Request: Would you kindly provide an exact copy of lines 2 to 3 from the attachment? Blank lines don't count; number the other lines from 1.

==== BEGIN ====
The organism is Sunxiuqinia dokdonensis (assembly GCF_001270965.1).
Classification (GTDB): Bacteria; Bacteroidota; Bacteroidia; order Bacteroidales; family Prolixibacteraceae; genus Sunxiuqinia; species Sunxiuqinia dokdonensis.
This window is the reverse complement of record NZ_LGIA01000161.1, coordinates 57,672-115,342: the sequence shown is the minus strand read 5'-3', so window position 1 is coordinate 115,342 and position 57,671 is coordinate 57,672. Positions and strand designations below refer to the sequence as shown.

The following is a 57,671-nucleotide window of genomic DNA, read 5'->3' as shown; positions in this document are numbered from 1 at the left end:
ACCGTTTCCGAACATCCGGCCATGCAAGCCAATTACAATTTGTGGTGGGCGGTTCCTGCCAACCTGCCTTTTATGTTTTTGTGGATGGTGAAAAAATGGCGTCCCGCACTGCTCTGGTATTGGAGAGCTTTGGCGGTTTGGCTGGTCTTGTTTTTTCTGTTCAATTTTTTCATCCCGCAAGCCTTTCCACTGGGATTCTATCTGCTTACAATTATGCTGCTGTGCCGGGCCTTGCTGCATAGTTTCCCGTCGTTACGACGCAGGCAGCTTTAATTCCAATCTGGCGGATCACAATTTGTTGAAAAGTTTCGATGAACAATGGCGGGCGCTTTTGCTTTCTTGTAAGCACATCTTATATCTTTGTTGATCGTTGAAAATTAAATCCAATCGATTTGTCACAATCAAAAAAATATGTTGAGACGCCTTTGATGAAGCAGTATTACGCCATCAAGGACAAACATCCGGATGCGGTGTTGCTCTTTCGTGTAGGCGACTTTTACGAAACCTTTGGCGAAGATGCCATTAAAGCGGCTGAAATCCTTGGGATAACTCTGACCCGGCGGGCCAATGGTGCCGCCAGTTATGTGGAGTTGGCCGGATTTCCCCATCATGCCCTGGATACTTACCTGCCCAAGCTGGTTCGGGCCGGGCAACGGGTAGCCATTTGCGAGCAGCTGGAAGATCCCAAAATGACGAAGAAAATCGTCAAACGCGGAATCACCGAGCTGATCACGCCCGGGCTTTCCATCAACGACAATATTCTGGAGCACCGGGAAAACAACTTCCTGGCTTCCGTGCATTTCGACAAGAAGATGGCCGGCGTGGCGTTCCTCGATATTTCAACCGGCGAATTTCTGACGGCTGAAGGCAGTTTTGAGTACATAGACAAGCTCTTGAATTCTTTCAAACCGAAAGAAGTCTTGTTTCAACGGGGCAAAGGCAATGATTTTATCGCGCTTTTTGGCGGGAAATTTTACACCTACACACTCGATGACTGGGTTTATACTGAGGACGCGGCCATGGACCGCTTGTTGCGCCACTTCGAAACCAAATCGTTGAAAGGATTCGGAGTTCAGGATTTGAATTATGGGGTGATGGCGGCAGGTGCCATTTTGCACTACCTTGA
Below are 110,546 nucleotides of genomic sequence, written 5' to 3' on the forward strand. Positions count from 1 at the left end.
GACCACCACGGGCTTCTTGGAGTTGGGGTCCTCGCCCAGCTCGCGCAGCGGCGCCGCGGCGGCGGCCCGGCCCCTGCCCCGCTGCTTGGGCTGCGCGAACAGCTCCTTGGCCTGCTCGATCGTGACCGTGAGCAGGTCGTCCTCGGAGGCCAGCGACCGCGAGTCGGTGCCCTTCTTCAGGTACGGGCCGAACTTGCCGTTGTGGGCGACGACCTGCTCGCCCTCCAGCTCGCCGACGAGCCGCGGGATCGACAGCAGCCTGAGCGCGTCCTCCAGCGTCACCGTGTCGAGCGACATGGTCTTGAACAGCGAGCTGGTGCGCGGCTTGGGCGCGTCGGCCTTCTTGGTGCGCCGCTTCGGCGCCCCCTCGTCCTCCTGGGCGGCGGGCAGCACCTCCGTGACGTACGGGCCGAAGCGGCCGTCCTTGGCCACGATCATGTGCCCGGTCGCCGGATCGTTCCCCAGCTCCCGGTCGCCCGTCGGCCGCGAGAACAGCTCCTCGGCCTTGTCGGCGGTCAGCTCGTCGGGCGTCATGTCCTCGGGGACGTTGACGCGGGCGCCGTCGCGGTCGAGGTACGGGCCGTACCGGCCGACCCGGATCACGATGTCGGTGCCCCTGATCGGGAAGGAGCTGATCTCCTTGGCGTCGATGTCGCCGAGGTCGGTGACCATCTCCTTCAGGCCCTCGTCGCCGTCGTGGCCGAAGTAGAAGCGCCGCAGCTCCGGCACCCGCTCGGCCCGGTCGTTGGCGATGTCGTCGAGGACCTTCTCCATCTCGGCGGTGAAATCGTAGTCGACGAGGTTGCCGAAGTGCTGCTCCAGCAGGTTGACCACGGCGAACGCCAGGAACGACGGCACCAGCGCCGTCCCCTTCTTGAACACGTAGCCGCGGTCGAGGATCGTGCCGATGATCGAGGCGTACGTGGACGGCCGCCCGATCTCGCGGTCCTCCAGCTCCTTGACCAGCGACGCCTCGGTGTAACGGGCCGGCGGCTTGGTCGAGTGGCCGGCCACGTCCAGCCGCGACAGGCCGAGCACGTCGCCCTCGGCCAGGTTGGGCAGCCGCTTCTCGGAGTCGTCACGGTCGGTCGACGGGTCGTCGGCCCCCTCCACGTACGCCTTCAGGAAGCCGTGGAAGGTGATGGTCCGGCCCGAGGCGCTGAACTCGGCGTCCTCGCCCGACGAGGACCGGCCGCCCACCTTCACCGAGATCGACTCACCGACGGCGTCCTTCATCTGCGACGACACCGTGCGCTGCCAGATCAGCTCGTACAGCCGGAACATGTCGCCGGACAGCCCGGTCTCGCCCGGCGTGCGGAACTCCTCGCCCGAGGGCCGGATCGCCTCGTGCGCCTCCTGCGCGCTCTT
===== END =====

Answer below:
Classification (GTDB): Bacteria; Bacteroidota; Bacteroidia; order Bacteroidales; family Prolixibacteraceae; genus Sunxiuqinia; species Sunxiuqinia dokdonensis.
This window is the reverse complement of record NZ_LGIA01000161.1, coordinates 57,672-115,342: the sequence shown is the minus strand read 5'-3', so window position 1 is coordinate 115,342 and position 57,671 is coordinate 57,672. Positions and strand designations below refer to the sequence as shown.